Bushes that flower all summer long are a joy to have in the garden, filling the warm months with cascades of color. We’ll talk about perennial flowering shrubs and bushes that will bloom nonstop from summer deep into fall, lighting up your yard with hardy plants that require little care.
Whether you want cottage garden charm with hydrangeas, alluring lavender fragrances, or eye-catching flowers for butterflies, these tough shrubs prove that great things come in compact packages. So if you’re looking to pack a heavy punch of summer color into your landscape, keep reading to discover proven perennials that’ll deliver floral goods all season long!
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Bushes That Flower All Summer for Gardeners and Arborists
1. Butterfly Bush
Butterfly bush (Buddleja davidii) earns its common name by attracting countless butterflies and hummingbirds with its fragrant panicles of lilac to purple flowers that cover the bush in summer.
Butterfly bushes thrive in full sun and well-drained soil. The shrubs grow rapidly, reaching 3 to 12 feet tall, depending on the variety. Pruning after the first bloom in early summer stimulates a second flush of flowers on the butterfly bush, ensuring the fragrant blossoms will continue well into late summer and early fall.
Lavender (Lavandula angustifolia) is a beloved evergreen perennial shrub that pumps out whorls of violet flowers on upright woody stems from early summer until the first frosts of autumn.
Lavender prefers hot, sunny conditions with minimal supplemental water once established. It thrives in well-drained alkaline soil and lowest low fertility. The gray-green aromatic foliage and stunning violet flowers require minimal care beyond annual spring pruning.
Older, woody stems can be cut to the ground to promote the growth of new flowering stems. Removing seed heads that form after flowering also reroutes the plant’s energy into producing more blooms rather than seeds.
Hydrangeas (Hydrangea macrophylla) offers a long bloom season on sturdy, ornamental shrubs with large truss-like flowers in dramatic hues ranging from blue to pink or white. The flower color of hydrangeas depends on soil pH levels, transforming shades from spring blooms to summer and fall.
Proper pruning and fertilizing are important to maximize rebloom and revitalize older hydrangea plants. Prune older stems back annually while removing up to one-third of top growth to encourage a fuller, bushier habit and stimulate new growth.
Hydrangeas thrive in organic, moist, well-drained soil with a mulch layer. Fertilizing in early spring and again after flowering with an acid-based fertilizer maintains optimal soil pH for vivid bloom color. Supplemental watering during dry spells, especially in the summer and fall, also promotes rebloom on hydrangeas.
Weigela (Weigela florida) explodes into large clusters of trumpet-shaped flowers in spring to early summer that strongly attract hummingbirds with their nectar-rich throats. This deciduous flowering shrub comes in various hues, from soft pink to bright red to pure white, complementing and enriching the flush of new green leaves.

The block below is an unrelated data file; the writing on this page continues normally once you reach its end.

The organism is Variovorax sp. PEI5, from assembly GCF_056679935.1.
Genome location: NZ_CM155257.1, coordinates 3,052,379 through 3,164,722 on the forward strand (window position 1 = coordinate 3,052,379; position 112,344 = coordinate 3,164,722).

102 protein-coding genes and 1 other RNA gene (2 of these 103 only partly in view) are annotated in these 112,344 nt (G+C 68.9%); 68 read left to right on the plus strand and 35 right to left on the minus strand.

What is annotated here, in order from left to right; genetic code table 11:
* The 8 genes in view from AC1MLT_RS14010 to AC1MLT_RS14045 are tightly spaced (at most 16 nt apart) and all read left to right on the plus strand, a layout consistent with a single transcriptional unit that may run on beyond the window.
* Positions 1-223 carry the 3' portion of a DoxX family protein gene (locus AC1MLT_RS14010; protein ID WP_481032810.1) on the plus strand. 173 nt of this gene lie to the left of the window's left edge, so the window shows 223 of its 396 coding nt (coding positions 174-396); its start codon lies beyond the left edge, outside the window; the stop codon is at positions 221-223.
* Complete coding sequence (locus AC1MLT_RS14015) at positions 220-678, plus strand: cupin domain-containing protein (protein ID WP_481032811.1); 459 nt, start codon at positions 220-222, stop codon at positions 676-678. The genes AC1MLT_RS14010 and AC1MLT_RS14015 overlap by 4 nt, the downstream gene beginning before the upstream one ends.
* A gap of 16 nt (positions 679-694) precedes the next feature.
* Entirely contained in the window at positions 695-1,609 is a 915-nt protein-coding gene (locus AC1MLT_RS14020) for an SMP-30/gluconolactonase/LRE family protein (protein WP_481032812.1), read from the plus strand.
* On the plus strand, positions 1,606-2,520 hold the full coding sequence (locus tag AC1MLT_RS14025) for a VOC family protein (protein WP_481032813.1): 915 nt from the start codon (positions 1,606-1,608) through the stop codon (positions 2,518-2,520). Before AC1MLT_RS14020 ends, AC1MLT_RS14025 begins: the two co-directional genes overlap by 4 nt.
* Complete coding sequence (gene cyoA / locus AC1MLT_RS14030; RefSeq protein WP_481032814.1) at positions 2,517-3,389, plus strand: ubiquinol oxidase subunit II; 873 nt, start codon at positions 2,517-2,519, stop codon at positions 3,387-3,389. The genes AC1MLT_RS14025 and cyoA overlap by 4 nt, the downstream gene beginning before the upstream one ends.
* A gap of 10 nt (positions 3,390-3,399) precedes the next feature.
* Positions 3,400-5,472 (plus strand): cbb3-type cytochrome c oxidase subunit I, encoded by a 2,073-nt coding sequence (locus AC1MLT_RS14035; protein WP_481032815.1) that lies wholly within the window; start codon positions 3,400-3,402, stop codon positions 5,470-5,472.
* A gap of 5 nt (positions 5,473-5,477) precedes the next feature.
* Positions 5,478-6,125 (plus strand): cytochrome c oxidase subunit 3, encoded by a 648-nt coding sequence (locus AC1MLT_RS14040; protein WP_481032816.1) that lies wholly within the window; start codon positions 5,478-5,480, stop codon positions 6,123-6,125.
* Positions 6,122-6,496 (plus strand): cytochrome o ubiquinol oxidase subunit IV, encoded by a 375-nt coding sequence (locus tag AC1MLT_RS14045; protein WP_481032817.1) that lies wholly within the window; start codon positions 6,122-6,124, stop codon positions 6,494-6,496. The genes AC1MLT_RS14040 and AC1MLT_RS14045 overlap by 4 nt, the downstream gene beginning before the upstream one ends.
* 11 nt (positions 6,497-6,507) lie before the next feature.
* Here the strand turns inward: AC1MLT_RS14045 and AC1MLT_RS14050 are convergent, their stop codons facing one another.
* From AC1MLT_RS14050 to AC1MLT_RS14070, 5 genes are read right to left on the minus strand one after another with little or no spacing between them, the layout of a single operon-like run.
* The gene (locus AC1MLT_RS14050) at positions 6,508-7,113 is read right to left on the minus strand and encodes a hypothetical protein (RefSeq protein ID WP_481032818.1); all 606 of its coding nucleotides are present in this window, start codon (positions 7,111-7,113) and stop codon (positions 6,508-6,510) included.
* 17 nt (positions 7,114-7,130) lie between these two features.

Proper pruning after flowers fade removes any chance of fruit or seed, redirecting the plant’s energy into producing more blooms the following spring. Consistently removing seed pods after flowering will maximize the future flowering potential of Weigela shrubs.
Weigelas thrive in full sun to part shade and moderately moist, well-drained soil. Fertilizing in early spring and again after flowering with an all-purpose garden fertilizer boosts both growth and next year’s floral display. Being deciduous, weigelas require minimal winter care.
5. Dwarf Spirea
Dwarf spirea (Spiraea japonica) erupts in cheery profusions of hot pink blossoms in spring and sometimes again in early summer, making it a welcome small addition to any garden. These low-growing perennial flowering bushes sport lancet-shaped leaves and grow into dense rounded clumps, ideal for filling in the front of borders, spilling over rock walls, or cascading down slopes.
Deadheading spent flowers to encourage additional blooming is important to maximize the ornamental potential of dwarf spirea throughout the growing season. This involves removing seed heads as soon as they fade by cutting stems back to a leaf node or pair of leaves.
6. Dwarf Honeysuckle
Dwarf bush honeysuckle (Diervilla lonicera) is smothered in cheerful tubular yellow blooms in late spring and early summer that strongly attract hummingbirds, butterflies, and bees with their nectar-rich flowers. This low-spreading evergreen shrub has lush green foliage that turns shades of red and yellow in fall, providing multiple seasons of ornamental interest.
Dwarf bush honeysuckle prefers full sun to part shade and consistently moist, well-drained soil. Fertilizing in early spring with a balanced, slow-release fertilizer boosts flowering. Supplemental watering during extended dry spells, particularly during flowering, also helps promote a good bloom display.